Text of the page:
Democrats such as Elizabeth Warren had their eye on business and the working class during the first 2020 presidential primary debate in Miami.2020 Electionsread more
The issue over health insurance marked the first stark divide among the candidates, and sparked a heated back-and-forth between many of the candidates on stage.Politicsread more
Huawei's legal chief told CNBC that the company makes "solutions for civil use."Technologyread more
Four candidates mentioned China — but none of the Democratic contenders brought up trade in the debate.Politicsread more
In a strategy to draw attention away from Wednesday's Democratic debate, President Donald Trump's reelection campaign bought out YouTube's "masthead," the leading...2020 Electionsread more
The Federal Aviation Administration said on Wednesday that is has found an issue with the Boeing 737 Max that the manufacturer must address before it lifts the grounding...Airlinesread more
The collapse of the deal potentially ended Sinclair's hopes of building a national conservative-leaning TV powerhouse that might have rivaled Fox News.Mediaread more
Virginia Sen. Mark Warner breaks down the idea behind a bipartisan bill he introduced to provide more transparency in Big Tech.Technologyread more
Tesla is working on new battery cell designs, and a way to make their own cells, with R&D teams in a lab near its car plant in Fremont, California.Technologyread more
These attacks have given the public the opportunity to examine the problems associated with ransomware, where corporations -- not obligated to disclose these attacks -- have...Technologyread more
Wi-Fi 6 will be the next-generation wireless standard. Along with 5G, it will represent the next big shift in connectivity and data, said Irving Tan, senior vice president and...Shaping the futureread more
Each week on CNBC's "The Pitch" series, an entrepreneur gets an opportunity to blind pitch his or her company to a secret investor. The investor doesn't know anything about the business being pitched, so it's the entrepreneur's one shot to sell it.
One entrepreneur is creating a lot of buzz with her Bluetooth-enabled vibrators, which are controlled via smartphone.
"My husband gifted me my first vibrator when I was 35 years old, along with an iPod," founder Suki Dunham told CNBC.
After using the two devices simultaneously, Dunham was inspired to create her own dual-sensory, technology-driven pleasure products line, OhMiBod.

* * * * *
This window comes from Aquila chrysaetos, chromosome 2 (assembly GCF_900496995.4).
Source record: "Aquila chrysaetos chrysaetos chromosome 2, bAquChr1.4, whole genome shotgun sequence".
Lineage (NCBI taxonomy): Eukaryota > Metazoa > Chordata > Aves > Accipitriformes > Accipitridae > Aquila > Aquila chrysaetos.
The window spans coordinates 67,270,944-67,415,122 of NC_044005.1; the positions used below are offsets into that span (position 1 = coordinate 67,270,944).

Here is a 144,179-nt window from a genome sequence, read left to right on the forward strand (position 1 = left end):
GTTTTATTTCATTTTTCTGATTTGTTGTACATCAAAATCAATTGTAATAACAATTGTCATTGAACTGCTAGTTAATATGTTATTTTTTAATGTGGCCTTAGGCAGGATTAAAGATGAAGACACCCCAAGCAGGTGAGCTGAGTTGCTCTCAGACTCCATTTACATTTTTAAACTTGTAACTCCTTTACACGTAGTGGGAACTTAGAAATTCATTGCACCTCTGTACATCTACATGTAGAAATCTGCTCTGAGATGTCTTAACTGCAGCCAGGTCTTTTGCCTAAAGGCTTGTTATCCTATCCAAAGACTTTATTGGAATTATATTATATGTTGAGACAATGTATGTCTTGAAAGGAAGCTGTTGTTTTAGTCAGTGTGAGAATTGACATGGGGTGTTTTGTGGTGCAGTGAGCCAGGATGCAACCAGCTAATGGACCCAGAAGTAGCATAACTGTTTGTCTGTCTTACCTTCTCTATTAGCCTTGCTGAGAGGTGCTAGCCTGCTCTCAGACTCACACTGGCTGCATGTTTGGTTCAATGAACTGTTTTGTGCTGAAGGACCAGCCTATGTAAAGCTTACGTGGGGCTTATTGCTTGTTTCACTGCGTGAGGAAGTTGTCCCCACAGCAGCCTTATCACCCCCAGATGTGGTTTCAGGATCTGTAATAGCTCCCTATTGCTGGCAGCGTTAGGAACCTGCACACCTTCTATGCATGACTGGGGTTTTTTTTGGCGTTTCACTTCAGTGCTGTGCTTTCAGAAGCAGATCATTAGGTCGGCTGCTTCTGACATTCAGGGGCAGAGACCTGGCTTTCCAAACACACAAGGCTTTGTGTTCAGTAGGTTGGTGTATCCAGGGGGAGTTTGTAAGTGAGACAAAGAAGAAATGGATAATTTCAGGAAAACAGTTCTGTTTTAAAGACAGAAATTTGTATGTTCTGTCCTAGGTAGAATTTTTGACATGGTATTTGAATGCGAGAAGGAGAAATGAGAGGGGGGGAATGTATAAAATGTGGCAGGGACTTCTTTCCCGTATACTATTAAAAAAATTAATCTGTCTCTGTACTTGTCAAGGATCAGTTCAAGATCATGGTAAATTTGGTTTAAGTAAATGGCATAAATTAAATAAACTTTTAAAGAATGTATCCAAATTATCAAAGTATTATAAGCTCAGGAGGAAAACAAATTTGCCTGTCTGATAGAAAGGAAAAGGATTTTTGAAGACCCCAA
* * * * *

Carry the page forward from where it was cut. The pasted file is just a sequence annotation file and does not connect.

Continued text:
The company's most popular product: blueMotion, a panty vibrator that can be controlled via smartphone.
"We wanted to create a product that brings couples closer together, utilizing these devices as a conduit to encourage intimacy," Dunham said.
Gone are the days of feeling ignored and abandoned while your partner taps away at a smartphone. Whether you're right next to each other or miles apart, blueMotion connects over Bluetooth and Wi-Fi using the free blueMotion app.
Dunham was given 30 seconds to blind pitch her company to millionaire investor Kevin O'Leary of "Shark Tank. " After hearing the pitch, O'Leary expressed concerns over the fact that OhMiBod did not actually own the technology used in blueMotion.
Read MoreA start-up people are buzzed about
She countered by saying no one else in the space is creating Bluetooth- and Wi-Fi-enabled pleasure products. She added that "we don't have a patent for it, [but] we actually have a sublicense to the patent for over the Internet control."
Dunham would not disclose sales data for the blueMotion vibrator, but told CNBC it's currently the company's best-seller.
"With the likes of 'Fifty Shades of Grey' and things like that, people's minds are being opened to this industry which offers a lot of market potential," she said.
The blueMotion vibrator retails for $129 and has five integrated settings. The device can be charged with a USB or its own rechargable battery, providing up to one hour of active use. According to its website, blueMotion is manufactured with "body-friendly materials."
Since its launch in July 2006, OhMiBod has raised $750,000 in funding from angel investors.
Headquartered in New Hampshire, OhMiBod has 11 full-time employees. The company plans to release additional blueMotion designs later this year as well as app updates that include sexual health tracking.